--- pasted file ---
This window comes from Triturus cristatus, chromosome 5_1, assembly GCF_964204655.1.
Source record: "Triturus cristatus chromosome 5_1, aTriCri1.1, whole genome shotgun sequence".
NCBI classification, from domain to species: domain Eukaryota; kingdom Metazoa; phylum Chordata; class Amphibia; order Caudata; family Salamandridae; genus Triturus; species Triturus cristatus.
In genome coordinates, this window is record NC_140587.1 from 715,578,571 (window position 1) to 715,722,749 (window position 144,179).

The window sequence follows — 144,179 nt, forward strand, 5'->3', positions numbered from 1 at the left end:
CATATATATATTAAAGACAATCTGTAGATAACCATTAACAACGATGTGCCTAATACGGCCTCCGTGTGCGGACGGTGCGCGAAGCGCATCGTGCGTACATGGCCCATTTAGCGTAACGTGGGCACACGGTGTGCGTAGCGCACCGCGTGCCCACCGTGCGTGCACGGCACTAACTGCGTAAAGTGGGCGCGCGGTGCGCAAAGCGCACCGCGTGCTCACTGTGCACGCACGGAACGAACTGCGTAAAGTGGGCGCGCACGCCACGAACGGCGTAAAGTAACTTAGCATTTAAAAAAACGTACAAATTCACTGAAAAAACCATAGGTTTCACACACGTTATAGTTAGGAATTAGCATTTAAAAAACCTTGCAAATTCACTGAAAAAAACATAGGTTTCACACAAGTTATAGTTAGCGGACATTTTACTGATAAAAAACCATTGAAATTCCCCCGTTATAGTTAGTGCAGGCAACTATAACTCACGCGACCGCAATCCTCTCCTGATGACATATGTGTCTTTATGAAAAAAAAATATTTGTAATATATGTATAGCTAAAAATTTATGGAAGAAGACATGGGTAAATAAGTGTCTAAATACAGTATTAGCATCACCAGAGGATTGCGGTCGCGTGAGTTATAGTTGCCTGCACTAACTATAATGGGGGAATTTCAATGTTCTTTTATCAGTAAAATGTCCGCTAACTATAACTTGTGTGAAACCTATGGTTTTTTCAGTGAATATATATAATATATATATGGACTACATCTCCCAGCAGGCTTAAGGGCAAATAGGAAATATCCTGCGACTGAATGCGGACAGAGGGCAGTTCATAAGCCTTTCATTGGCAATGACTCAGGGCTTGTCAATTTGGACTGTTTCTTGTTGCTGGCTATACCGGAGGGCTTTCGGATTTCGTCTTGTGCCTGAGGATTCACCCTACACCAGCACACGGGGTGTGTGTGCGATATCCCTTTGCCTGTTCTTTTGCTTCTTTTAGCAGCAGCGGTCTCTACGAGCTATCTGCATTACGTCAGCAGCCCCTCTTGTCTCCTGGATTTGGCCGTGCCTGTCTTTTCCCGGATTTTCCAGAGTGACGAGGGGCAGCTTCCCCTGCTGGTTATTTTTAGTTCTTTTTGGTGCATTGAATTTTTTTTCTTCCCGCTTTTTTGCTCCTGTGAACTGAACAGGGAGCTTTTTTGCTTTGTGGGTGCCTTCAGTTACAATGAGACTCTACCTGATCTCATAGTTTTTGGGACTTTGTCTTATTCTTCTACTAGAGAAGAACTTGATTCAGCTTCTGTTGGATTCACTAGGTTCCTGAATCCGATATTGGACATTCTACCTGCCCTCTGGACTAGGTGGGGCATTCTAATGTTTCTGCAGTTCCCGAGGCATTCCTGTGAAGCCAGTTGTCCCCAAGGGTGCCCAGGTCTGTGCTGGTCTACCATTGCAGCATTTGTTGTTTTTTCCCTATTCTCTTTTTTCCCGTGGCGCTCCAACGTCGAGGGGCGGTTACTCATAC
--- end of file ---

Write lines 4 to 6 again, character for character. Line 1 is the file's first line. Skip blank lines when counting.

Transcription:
In genome coordinates, this window is record NC_140587.1 from 715,578,571 (window position 1) to 715,722,749 (window position 144,179).

The window sequence follows — 144,179 nt, forward strand, 5'->3', positions numbered from 1 at the left end:
CATATATATATTAAAGACAATCTGTAGATAACCATTAACAACGATGTGCCTAATACGGCCTCCGTGTGCGGACGGTGCGCGAAGCGCATCGTGCGTACATGGCCCATTTAGCGTAACGTGGGCACACGGTGTGCGTAGCGCACCGCGTGCCCACCGTGCGTGCACGGCACTAACTGCGTAAAGTGGGCGCGCGGTGCGCAAAGCGCACCGCGTGCTCACTGTGCACGCACGGAACGAACTGCGTAAAGTGGGCGCGCACGCCACGAACGGCGTAAAGTAACTTAGCATTTAAAAAAACGTACAAATTCACTGAAAAAACCATAGGTTTCACACACGTTATAGTTAGGAATTAGCATTTAAAAAACCTTGCAAATTCACTGAAAAAAACATAGGTTTCACACAAGTTATAGTTAGCGGACATTTTACTGATAAAAAACCATTGAAATTCCCCCGTTATAGTTAGTGCAGGCAACTATAACTCACGCGACCGCAATCCTCTCCTGATGACATATGTGTCTTTATGAAAAAAAAATATTTGTAATATATGTATAGCTAAAAATTTATGGAAGAAGACATGGGTAAATAAGTGTCTAAATACAGTATTAGCATCACCAGAGGATTGCGGTCGCGTGAGTTATAGTTGCCTGCACTAACTATAATGGGGGAATTTCAATGTTCTTTTATCAGTAAAATGTCCGCTAACTATAACTTGTGTGAAACCTATGGTTTTTTCAGTGAATATATATAATATATATATGGACTACATCTCCCAGCAGGCTTAAGGGCAAATAGGAAATATCCTGCGACTGAATGCGGACAGAGGGCAGTTCATAAGCCTTTCATTGGCAATGACTCAGGGCTTGTCAATTTGGACTGTTTCTTGTTGCTGGCTATACCGGAGGGCTTTCGGATTTCGTCTTGTGCCTGAGGATTCACCCTACACCAGCACACGGGGTGTGTGTGCGATATCCCTTTGCCTGTTCTTTTGCTTCTTTTAGCAGCAGCGGTCTCTACGAGCTATCTGCATTACGTCAGCAGCCCCTCTTGTCTCCTGGATTTGGCCGTGCCTGTCTTTTCCCGGATTTTCCAGAGTGACGAGGGGCAGCTTCCCCTGCTGGTTATTTTTAGTTCTTTTTGGTGCATTGAATTTTTTTTCTTCCCGCTTTTTTGCTCCTGTGAACTGAACAGGGAGCTTTTTTGCTTTGTGGGTGCCTTCAGTTACAATGAGACTCTACCTGATCTCATAGTTTTTGGGACTTTGTCTTATTCTTCTACTAGAGAAGAACTTGATTCAGCTTCTGTTGGATTCACTAGGTTCCTGAATCCGATATTGGACATTCTACCTGCCCTCTGGACTAGGTGGGGCATTCTAATGTTTCTGCAGTTCCCGAGGCATTCCTGTGAAGCCAGTTGTCCCCAAGGGTGCCCAGGTCTGTGCTGGTCTACCATTGCAGCATTTGTTGTTTTTTCCCTATTCTCTTTTTTCCCGTGGCGCTCCAACGTCGAGGGGCGGTTACTCATAC